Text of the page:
The figures in the study are conservative estimates of the revenue Google makes through its use of news content. The actual value of news content to Google is more difficult to quantify because of the various ways the company uses news content to drive traffic, develop its products and entrench its dominant position. In addition to using news content for product development, such as training its artificial intelligence services, Google is tailoring its products – ramping up its use of news – to keep users in the Google ecosystem. 

According to the report, since January 2017, traffic from Google Search to news publisher sites has risen by more than 25 percent to approximately 1.6 billion visits per week in January 2018. Corresponding with consumers’ shift toward Google for news consumption, news is becoming increasingly important to Google. 

“The findings clearly point to Google responding to an increase in consumers searching for news, creating and tailoring products that keep users within its ecosystem. This means more money goes back to Google and not the publishers producing the content, Chavern stated. 

Google’s news products also allow it to capture valuable user data that help it improve its core services. According to the report, in 2018, the number of unique monthly visitors in the U.S. to Google News eclipsed that of top news websites such as The New York Times, CNN and Huffington Post.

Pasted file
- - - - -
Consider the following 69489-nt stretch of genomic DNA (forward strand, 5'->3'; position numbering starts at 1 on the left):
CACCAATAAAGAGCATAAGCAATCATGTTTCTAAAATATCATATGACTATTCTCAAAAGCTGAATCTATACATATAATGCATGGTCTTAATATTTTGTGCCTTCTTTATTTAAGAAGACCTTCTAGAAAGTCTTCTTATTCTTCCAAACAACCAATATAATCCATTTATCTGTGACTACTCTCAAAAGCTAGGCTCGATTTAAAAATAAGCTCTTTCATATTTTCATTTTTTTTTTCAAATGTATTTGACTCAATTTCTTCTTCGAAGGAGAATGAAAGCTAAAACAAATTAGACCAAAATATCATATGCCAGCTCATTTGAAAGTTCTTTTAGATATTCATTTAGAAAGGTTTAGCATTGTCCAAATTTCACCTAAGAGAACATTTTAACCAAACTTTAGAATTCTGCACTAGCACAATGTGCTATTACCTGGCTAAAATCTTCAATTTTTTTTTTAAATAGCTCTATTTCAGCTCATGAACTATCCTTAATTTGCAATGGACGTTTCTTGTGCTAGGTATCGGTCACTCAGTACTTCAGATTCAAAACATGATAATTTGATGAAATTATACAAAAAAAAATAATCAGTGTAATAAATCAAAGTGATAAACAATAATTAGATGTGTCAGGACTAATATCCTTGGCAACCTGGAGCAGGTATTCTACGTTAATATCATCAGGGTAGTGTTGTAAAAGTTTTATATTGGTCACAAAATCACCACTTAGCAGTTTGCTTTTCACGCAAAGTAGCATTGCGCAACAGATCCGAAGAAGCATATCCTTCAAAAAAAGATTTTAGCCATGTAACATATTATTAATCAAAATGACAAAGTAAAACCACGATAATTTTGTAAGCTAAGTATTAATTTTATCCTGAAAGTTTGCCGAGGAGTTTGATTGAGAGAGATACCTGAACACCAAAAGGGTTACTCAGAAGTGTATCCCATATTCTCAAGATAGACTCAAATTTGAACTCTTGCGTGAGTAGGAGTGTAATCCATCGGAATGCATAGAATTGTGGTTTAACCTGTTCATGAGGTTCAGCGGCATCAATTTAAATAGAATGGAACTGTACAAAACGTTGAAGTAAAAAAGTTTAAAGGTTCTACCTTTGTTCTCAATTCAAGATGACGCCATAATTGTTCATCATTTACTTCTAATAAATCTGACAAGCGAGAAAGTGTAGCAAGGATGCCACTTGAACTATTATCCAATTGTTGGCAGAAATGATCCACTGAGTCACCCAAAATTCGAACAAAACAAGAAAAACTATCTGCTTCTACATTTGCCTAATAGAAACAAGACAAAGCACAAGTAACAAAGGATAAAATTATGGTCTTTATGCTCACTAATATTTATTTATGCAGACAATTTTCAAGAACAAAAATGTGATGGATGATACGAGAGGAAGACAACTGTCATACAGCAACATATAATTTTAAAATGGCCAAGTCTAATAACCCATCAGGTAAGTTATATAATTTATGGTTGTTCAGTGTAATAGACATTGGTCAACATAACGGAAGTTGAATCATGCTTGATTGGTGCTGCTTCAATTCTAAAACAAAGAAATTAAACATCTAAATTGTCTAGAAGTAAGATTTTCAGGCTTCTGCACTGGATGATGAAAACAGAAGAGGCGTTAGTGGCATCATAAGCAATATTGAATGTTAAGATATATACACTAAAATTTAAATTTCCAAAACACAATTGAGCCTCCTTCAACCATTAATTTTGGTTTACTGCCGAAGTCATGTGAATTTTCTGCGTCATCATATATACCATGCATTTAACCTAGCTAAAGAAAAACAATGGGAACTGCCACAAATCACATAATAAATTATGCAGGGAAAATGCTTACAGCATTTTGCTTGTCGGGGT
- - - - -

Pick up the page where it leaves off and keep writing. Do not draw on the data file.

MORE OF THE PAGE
“We have called for legislation that would provide a limited safe harbor for news publishers to be able to collectively negotiate for better terms with platforms such as Google and Facebook,Chavern said. “This is the only solution to correcting the current marketplace imbalance, which allows the platforms to dominate the web and related advertising infrastructure, as well as control who sees publishers’ content and when.” 

A bill that would accomplish this – The Journalism Competition & Preservation Act – has been introduced in the House (on April 3 by Representative David Cicilline (D-RI), Chairman of the House Judiciary Subcommittee on Antitrust, Commercial and Administrative Law and Ranking Member of the House Judiciary Committee Doug Collins (R-GA)) and in the Senate (on June 3 by Senators John Kennedy (R-LA) and Amy Klobuchar (D-MN), Ranking Member of the Senate Judiciary Subcommittee on Antitrust, Competition Policy and Consumer Rights).